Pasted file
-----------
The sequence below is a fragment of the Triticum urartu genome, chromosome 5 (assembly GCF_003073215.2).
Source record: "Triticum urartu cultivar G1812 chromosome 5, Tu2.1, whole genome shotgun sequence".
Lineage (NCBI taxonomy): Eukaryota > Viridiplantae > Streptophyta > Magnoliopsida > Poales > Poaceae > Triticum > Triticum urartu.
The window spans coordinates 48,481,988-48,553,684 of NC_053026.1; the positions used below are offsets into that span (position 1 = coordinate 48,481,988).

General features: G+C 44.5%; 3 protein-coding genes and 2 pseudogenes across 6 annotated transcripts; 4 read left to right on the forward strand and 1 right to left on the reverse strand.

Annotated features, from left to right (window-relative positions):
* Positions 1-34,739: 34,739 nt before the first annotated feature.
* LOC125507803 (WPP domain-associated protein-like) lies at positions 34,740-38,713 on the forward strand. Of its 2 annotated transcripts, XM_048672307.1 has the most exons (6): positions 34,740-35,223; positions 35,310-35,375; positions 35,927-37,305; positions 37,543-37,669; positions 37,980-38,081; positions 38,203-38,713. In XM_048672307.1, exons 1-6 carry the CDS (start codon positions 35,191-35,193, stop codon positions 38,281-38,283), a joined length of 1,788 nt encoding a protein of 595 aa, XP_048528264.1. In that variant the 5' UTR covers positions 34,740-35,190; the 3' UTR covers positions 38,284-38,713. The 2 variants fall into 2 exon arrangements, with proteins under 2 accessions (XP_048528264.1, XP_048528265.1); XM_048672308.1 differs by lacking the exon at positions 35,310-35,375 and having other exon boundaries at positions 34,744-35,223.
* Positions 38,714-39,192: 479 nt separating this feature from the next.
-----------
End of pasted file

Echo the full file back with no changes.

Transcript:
The sequence below is a fragment of the Triticum urartu genome, chromosome 5 (assembly GCF_003073215.2).
Source record: "Triticum urartu cultivar G1812 chromosome 5, Tu2.1, whole genome shotgun sequence".
Lineage (NCBI taxonomy): Eukaryota > Viridiplantae > Streptophyta > Magnoliopsida > Poales > Poaceae > Triticum > Triticum urartu.
The window spans coordinates 48,481,988-48,553,684 of NC_053026.1; the positions used below are offsets into that span (position 1 = coordinate 48,481,988).

General features: G+C 44.5%; 3 protein-coding genes and 2 pseudogenes across 6 annotated transcripts; 4 read left to right on the forward strand and 1 right to left on the reverse strand.

Annotated features, from left to right (window-relative positions):
* Positions 1-34,739: 34,739 nt before the first annotated feature.
* LOC125507803 (WPP domain-associated protein-like) lies at positions 34,740-38,713 on the forward strand. Of its 2 annotated transcripts, XM_048672307.1 has the most exons (6): positions 34,740-35,223; positions 35,310-35,375; positions 35,927-37,305; positions 37,543-37,669; positions 37,980-38,081; positions 38,203-38,713. In XM_048672307.1, exons 1-6 carry the CDS (start codon positions 35,191-35,193, stop codon positions 38,281-38,283), a joined length of 1,788 nt encoding a protein of 595 aa, XP_048528264.1. In that variant the 5' UTR covers positions 34,740-35,190; the 3' UTR covers positions 38,284-38,713. The 2 variants fall into 2 exon arrangements, with proteins under 2 accessions (XP_048528264.1, XP_048528265.1); XM_048672308.1 differs by lacking the exon at positions 35,310-35,375 and having other exon boundaries at positions 34,744-35,223.
* Positions 38,714-39,192: 479 nt separating this feature from the next.